Q. Dear Umbra,

Okay, I’m walking on the beach (a beach where few people walk, and no kids), and I see a large brown beer bottle that drifted in on the tide. If I leave the bottle where it is, the next incoming tide will smash it to bits on the rocks, and the bottle will eventually disintegrate and become a part of the beach. But the beach will be less scenic for a while. If I take it home and put it in my recycle bin, a certain amount of excess energy will be used to make new bottles from the old. The recycling truck will burn gas or diesel; the recycling plant will burn energy. Yet I’ve been schooled to recycle. Should I leave the bottle on the beach or bring it home?

S.F.B.
Lynnwood, Wash.

A. Dearest S.F.,

First of all, did you check the bottle for a message from an island castaway? Somewhere, this very moment, a lonely shipwreckee could be staring longingly across the waves in your direction, waiting for his rescue. Go ahead and doublecheck, I’ll wait.

All clear? Okay, good. If I may, I think this bottle still has a message in it — just one that deals with issues of waste, energy, and consumerism rather than pleas from the lost at sea. Allow me to help translate.

Let’s wade into your first option: Leave the bottle where it lies. You’re probably right that eventually, waves would smash it into pieces, then smooth down those pieces into decorative shards of sea glass. Though it’s certainly not a natural part of the beach, (worn-down) glass is among the most benign forms of litter — it’s nontoxic, nonreactive, and unlikely to be mistaken for food by aquatic critters. Compared with plastic trash, which never breaks down, forms giant patches of garbage in the oceans, soaks up pollutants, and builds up in the food chain, an errant glass bottle here and there sounds positively bucolic.

But let’s think about what happens before the waves sand it down: broken glass poses a safety risk to beachgoers’ bare feet (and can you be sure no kids ever play there?). It makes an otherwise pristine beach look, well, trashy. And it fails one of my favorite litmus tests: If everyone left bottles on the shoreline, would we like the result? So let’s pick that bottle up.

Now what? If you put your ear to the glass, you’ll hear the bottle’s first message: Reuse me! As you note, S.F., recycling anything does indeed use some transport and processing energy — that’s the reason we always put “reuse” before “recycle” in our triple Rs. So might you find a use for the lone vessel at home? How about making it a rustic candleholder? Cute planter? Lamp? Tiki torch?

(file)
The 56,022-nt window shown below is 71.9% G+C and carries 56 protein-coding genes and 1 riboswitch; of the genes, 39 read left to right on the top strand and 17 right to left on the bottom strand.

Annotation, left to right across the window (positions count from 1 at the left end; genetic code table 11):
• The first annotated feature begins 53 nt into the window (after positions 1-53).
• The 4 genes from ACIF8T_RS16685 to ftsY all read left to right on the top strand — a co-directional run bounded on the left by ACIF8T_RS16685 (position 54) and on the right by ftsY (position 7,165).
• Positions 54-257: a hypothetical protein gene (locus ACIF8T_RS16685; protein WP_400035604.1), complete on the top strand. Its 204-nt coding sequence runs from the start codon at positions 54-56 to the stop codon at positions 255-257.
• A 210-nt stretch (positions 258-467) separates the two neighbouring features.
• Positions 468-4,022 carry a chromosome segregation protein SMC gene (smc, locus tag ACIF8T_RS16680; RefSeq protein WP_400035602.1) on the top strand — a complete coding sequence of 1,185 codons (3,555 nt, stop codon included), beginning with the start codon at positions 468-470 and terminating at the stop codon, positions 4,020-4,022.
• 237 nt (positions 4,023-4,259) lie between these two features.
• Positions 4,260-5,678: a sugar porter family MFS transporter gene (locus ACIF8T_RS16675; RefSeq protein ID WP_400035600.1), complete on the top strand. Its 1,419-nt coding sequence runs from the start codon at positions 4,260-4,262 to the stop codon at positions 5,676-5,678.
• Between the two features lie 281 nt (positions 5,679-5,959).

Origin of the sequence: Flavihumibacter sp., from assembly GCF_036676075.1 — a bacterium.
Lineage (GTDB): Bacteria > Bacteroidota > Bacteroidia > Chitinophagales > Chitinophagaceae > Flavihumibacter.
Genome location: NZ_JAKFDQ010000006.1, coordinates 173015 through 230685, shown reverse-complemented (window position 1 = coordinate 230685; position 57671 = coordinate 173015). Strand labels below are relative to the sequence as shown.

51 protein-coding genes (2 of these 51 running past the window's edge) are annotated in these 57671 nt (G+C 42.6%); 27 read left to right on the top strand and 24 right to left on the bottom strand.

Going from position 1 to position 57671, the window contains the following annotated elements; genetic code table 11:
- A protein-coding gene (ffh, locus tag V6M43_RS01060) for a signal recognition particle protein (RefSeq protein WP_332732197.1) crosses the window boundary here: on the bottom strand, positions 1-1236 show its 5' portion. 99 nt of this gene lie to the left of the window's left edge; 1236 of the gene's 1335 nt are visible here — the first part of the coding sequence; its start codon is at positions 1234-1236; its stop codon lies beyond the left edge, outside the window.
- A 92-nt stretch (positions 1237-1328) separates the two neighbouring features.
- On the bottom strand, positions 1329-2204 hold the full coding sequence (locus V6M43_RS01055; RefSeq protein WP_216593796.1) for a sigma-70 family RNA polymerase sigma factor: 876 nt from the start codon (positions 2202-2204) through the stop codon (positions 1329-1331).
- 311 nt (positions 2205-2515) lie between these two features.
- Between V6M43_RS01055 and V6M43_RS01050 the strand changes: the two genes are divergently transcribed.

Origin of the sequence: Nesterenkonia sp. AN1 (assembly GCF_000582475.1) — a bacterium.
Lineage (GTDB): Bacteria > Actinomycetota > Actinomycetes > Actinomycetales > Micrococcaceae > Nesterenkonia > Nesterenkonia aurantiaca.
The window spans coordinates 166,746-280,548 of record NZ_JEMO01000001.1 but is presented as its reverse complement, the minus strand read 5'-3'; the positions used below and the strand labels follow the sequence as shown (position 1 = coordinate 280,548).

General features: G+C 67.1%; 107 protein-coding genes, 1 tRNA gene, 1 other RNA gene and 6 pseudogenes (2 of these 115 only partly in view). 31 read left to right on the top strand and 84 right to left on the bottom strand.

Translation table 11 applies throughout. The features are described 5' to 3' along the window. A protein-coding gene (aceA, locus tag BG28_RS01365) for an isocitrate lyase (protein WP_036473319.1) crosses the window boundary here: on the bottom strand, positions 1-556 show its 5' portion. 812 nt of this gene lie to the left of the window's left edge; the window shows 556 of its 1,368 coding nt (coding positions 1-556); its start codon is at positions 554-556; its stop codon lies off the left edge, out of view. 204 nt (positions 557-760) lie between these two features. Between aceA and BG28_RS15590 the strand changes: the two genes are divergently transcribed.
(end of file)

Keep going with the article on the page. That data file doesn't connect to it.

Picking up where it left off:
Upcycling projects aside, it seems to me the heart of your question is this: Is recycling glass worthwhile? And here, your wayward bottle also has a message for us: Yes! Yes, it is.

Overall, recycling glass does save energy, and therefore carbon emissions, over manufacturing virgin glass. True, you get less of an energy payback than you do when recycling aluminum, steel, paper, and plastic, but it’s still an improvement. (If you’re a numbers person, the EPA calculates that 6.49 million BTUs of energy go into making one short ton of virgin glass; for recycled glass, it’s 4.32 million BTUs.) That savings comes from the fact that the more recycled content you incorporate down at the plant, the less heat required from the furnace. Glass is also primed for recycling because it can be melted down and reshaped into more high-quality bottles and jars basically forever, in what’s known as a closed-loop process.

That’s not to say glass is the perfect recyclable, S.F. We’ve recently discussed how it can cause contamination issues in single-stream recycling systems (which is the kind you have there in Lynnwood). And glass is heavy, which means it’s more expensive — both money- and fuel-wise — to send our used bottles on their journey from sorting facilities to recycling plants back to distribution centers. But still, recycling comes out ahead: According to this life cycle analysis from the Glass Packaging Institute, transportation-related emissions are offset by the gains you make in the production phase. The aforementioned EPA report backs this up.

So, whether you reuse or recycle it, one thing’s for sure: that big ol’ bottle has no place on your favorite strolling beach. In fact, once I file this column I think I’ll take a nice, relaxing, marine-debris-collecting stroll on the sand myself. Not only will our shores be just a bit better for it, but one of these days I’m bound to find the note I’ve been longing for from an island castaway.

Culletly,
Umbra